Family Trip To Thailand

by Tom McAuliff - Feb 3, 2002


Getting reconnected - Part 1

Enjoyed a wonderful dinner with Brad Martin and his friend Khun Angsana on the banks of the Chao Phrya. Khun Angsana is a high-powered woman and speaking with her gave both my wife and me a look at the modern Thai professional. For me she symbolizes the confidence and dynamism of today’s Thailand. Food and conversation was terrific and we look forward to seeing Brad again when he arrives at Dartmouth (for his visiting scholar or visiting writer assignment).


“Scandal rocks Kurusapa”

Headlines on this story were a constant companion on our journey. The Kurusapa’s business manager had directed the accumulation and warehousing of some 70,000 pairs of sport shoes along with other mountains of books, educational equipment, etc., “which had been left to rot because they could not be sold because of their inflated price.” You get the picture.


This kind of corruption is nothing new at the “Kurusapa Business Organization.” A criminal case against the previous business director and seven other Kurusapa staff is still before the courts. Mai pen rai, krap?


Jaiya Mongkol: Chiang Mai B&B

If you ever go back to Chiang Mai, consider staying at Jaiya Mongkol, a fairly new B&B (constructed for about US$1M according to a guide for one of our day trips). A delightful host, beautiful surroundings, great breakfasts with other guests, and a nice small village nearby where my wife and I walked off some of our jet lag early in the mornings.


Our family spent Christmas Day there. Our host (Khun Norachai) had decorated a tree in front of the B&B with some ornaments and white gauze and had holiday music playing. In the evening Khun Norachai presided over a barbecue for all the guests, his family, and his friends. I practiced my cultural sensitivity by joining a table with three Thai friends of Norachai’s who were working on a bottle of Johnny Walker Black. They welcomed me and paid great compliments to my rusty Thai. My kind of guys.


Kok River raft trip

As it was 35 years ago, the best way to go from Chiang Mai to Chiang Rai is by river. My good friend Paula Casey Bellerose was treated to this by Khun Yhotin (George) in the early ‘70’s and it is still fresh in her memory.

With my wife and two college age kids in tow, we min-vanned up towards the Burmese border north of Chiang Mai to Tha Ton and boarded our raft. This was a simple Huck Finn kind of craft ---20 feet of bamboo lashed together with a little thatched roof over most of the raft. To my surprise, it did have life jackets. The WC consisted of shoulder-high thatched walls surrounding a couple of gaps in the bamboo flooring.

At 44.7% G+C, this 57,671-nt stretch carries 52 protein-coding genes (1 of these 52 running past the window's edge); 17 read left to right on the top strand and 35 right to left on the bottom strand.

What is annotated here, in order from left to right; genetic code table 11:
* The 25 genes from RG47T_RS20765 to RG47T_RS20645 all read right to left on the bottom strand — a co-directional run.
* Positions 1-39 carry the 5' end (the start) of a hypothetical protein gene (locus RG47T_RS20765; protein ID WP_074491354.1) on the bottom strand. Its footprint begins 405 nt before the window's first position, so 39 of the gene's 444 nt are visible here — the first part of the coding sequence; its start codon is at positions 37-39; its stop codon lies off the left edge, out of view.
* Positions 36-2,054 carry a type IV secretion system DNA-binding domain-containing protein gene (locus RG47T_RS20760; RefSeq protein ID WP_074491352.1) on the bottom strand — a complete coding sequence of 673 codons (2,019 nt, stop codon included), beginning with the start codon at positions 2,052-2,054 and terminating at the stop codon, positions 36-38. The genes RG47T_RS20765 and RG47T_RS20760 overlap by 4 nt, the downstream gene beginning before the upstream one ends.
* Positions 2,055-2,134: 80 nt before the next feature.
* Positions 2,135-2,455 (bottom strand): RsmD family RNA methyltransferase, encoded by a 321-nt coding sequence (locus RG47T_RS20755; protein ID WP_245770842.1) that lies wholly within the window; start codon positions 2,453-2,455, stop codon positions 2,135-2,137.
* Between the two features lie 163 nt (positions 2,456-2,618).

We had a crew of three: Khun Noi, who was a farmer’s son but who had played music in a band in Chiang Mai and was a TAT registered guide; and a father and son (I believe they were Karen) who steered, poled, and handled the navigation of our raft through 3-4 not very frightening rapids.


The Kok River is plied by long-tailed boats, but the motorized traffic ended around dusk and we continued our peaceful drifting downstream. The peace and quiet of this trip had an enchanting effect on our little family because there was absolutely nothing to do but watch the scenery, read a book or magazine, or, for our children for whom this is a lost art, talk with their parents.


Eventually a nearly full moon appeared in front of us down the river and Khun Noi broke into song. He sang a little in Thai, a little in English (“Country Road” is one I remember). This for me encapsulated a lot of what I think to be the old Thailand/Thai people experience—beautiful, sentimental, simple, warm,  . . . you get the picture.


Getting reconnected- Part 2 

Barbara Lucey was right this time. No sooner had we arrived in Chiang Rai when the hotel informed us that people from “my” school would pick us up at 6PM for dinner. It was an unforgettable evening with my old colleagues and a night filled with emotion as they gave a little speech in my honor citing what they clearly remembered about me:


1. Liked to play basketball.

2. Ate laap dip.

3. Did not speak Thai as well as Khun Harlan Rosacker (volunteer who preceded me).


They also informed me that Khun Harlan still speaks Thai very well.


(Actually they really didn’t mean anything malicious in their references to Harlan and I have gotten in touch with him since I returned. He joined the foreign service and was posted to Laos, so he had about twice as much time as we did to work on his Thai language skills.)


As we walked out of the restaurant after this wonderful meal, my wife said to our son “Wasn’t that the nicest thing you’ve ever seen?” And he responded, “Yes.”


Okay, enough already. Hope you all go down the Kok River with your loved one(s) one of these days. Stay away from the laap dip, tho.